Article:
The majority of the tracks in this recently released CD by Melbourne composer Eve Duncan are the result of an ABC concert recording at the Salon of the Melbourne Recital Centre in 2016 completely dedicated to the music of Duncan and gives a wonderful and broad insight into the creative thinking of a major musical voice from our southern capital. Orchestral scores, some with piano soloist and others with voice, allow Duncan to paint with broad colourful strokes whilst in the smaller scale works we hear a composer who seems to enjoy polishing small motifs and making them sparkle.
Soloist Michael Kieran Harvey (MKH) is a magnificent champion in the piano concerto Sydney Opera House weaving mercurial lines throughout the at times seemingly congested textures.
Justine Anderson, Jerzy Koslowski, Deborah Kayser and Don Walker all shine as soloists in six movements from the opera The Aspern Papers. To a concise libretto by David Malouf Duncan creates an elaborate musical argument that attracts attention.
Two little gems of composition are given delightfully charming performances by pianist MKH and Tristram Williams. The solo piano work From a Star Afar is less than 2 minutes but it’s brevity is just spot on. And in the miniature for trumpet and piano, originally written for the Sydney trumpet virtuoso Paul Goodchild, Deep in Summer, Williams and MKH show why they are such esteemed performers bringing forth all the colours and nuances implied in the score.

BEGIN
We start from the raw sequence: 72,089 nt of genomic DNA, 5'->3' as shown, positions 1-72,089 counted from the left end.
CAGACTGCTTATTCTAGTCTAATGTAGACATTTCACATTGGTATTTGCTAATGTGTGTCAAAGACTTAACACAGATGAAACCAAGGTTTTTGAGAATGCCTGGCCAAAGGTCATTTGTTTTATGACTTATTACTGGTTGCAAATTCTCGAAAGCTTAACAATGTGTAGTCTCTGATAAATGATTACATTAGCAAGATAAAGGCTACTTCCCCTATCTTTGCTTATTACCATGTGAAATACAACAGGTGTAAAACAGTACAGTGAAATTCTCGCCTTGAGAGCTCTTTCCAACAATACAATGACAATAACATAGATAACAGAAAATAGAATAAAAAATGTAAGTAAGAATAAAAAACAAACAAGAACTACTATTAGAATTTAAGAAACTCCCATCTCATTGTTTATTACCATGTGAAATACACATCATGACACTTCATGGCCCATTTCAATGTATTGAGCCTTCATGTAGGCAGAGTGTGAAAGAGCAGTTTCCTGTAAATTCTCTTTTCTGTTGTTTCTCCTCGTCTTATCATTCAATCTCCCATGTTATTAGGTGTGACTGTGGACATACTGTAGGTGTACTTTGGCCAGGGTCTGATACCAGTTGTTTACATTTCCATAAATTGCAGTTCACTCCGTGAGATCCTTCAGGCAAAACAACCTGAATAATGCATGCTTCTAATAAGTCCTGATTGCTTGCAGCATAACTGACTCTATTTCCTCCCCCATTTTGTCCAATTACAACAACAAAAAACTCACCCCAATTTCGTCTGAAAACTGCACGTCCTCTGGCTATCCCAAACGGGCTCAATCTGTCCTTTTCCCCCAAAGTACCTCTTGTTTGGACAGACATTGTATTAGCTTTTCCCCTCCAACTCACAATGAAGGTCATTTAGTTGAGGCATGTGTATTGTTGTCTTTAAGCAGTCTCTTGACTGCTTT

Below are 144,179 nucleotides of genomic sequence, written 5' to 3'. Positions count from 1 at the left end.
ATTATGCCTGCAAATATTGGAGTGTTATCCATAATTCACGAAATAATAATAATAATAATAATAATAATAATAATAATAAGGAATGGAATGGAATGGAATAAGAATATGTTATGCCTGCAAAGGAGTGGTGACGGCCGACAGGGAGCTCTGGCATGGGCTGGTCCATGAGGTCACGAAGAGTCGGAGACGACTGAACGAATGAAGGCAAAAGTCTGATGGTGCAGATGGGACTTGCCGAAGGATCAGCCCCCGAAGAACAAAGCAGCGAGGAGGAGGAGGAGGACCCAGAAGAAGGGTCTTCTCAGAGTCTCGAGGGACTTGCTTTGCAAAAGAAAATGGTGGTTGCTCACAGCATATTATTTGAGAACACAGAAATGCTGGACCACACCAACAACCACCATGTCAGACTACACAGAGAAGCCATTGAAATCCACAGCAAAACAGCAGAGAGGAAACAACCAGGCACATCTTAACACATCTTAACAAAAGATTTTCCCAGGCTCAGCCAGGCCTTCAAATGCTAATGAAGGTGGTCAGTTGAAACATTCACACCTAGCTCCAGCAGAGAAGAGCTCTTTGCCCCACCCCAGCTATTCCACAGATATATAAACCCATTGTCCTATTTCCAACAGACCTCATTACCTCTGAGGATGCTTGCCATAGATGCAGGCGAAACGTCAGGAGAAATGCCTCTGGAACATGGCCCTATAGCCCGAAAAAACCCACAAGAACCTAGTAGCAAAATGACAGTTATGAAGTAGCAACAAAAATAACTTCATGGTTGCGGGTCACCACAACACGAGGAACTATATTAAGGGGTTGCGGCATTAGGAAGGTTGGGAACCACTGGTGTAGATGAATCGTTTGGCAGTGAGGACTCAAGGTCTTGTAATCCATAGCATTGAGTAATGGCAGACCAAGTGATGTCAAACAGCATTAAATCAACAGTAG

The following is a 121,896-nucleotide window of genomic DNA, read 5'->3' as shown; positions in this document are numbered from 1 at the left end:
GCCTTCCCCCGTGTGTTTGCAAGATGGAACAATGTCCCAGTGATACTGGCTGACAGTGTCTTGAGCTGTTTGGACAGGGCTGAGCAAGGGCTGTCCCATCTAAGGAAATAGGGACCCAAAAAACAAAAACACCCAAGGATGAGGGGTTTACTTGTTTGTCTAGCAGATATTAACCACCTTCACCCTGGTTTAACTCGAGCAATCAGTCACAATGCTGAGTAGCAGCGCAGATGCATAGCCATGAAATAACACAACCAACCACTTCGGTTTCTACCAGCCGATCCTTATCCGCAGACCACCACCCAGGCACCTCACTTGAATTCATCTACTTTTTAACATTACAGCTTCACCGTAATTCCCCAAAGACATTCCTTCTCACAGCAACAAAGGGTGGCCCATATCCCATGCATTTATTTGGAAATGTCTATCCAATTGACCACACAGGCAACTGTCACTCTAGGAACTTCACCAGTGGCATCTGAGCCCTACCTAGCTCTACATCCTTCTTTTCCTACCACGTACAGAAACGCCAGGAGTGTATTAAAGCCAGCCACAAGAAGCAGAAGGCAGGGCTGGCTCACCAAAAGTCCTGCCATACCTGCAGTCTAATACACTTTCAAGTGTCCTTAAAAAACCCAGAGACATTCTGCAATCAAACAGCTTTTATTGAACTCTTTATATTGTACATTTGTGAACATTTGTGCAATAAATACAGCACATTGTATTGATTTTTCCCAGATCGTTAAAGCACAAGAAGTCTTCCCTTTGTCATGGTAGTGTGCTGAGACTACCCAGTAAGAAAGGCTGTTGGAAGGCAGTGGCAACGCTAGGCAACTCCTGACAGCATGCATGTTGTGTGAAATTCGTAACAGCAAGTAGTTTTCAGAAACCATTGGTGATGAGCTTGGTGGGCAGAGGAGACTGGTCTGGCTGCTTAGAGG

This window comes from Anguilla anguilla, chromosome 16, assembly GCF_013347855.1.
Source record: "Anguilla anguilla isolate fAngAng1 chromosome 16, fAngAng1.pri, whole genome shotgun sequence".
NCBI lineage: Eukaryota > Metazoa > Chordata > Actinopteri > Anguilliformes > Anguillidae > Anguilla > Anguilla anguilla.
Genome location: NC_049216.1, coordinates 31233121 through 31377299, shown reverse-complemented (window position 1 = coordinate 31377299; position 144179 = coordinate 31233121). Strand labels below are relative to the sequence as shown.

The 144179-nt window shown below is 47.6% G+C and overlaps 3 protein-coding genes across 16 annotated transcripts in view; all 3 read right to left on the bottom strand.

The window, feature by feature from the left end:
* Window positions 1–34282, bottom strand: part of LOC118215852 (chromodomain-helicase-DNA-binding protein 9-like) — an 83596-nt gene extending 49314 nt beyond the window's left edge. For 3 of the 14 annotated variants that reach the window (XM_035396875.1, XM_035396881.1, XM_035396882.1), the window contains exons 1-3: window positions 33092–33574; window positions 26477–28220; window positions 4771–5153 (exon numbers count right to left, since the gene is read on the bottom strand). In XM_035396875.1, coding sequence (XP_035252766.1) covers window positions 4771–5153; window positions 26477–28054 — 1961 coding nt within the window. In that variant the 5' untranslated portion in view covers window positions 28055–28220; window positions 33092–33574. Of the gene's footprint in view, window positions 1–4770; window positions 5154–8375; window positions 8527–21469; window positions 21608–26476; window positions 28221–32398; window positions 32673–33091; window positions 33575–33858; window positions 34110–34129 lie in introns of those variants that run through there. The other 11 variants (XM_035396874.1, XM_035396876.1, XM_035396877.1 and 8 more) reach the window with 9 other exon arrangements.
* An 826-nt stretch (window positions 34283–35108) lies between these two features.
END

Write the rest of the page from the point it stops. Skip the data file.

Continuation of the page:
Special mention must go to the orchestral players in the concerto and opera under the fine direction of Timothy Phillips. There are so many fine moments to savour from these excellent musicians.
The whimsical trio Aer Turas (Air Journey) is played with appropriate light-hearted flair by the renowned Sirius Chamber Ensemble from Sydney.
This attractively presented CD is a joy to behold and is an important document for those who collect single composer recordings.
A little aside from me on first hearing the music of Eve Duncan:
In early 2013 whilst in Victoria I was given a CD of music by Eve Duncan and was surprised that I had not heard of her before as the music showed a strongly distinctive and intelligent voice. Subsequently I approached her and asked if I could program a couple of her works in concerts in Sydney. At the performance at Watters Gallery I introduced her works by saying that the tyranny of distance does not just exist as a concept between Australia and other parts of the world, and in particular ‘the old world’, but between various parts of Australia. Indeed, from London to Paris is only 470 km, Paris to Amsterdam is 515 km, Vienna to Budapest is only 242 km, Vienna to Berlin 681 km and Zagreb to Vienna 372 km and so on whilst Sydney to Melbourne is 890 km. And until recently composers in these European centres have, like their colleagues in the far-flung cities of Australia, not been able to easily access the music of other composers in places that seem to us not too distant. Several decades ago, distance, from an interactive cultural perspective, was truly tyrannical. Thankfully now we can access music from just about anywhere in the world as soon as it is ‘made’. And we can buy CDs online with just a few moments of effort. O distance, where is your tyranny now?
Eve Duncan’s Elephantasy is available on MOVE records here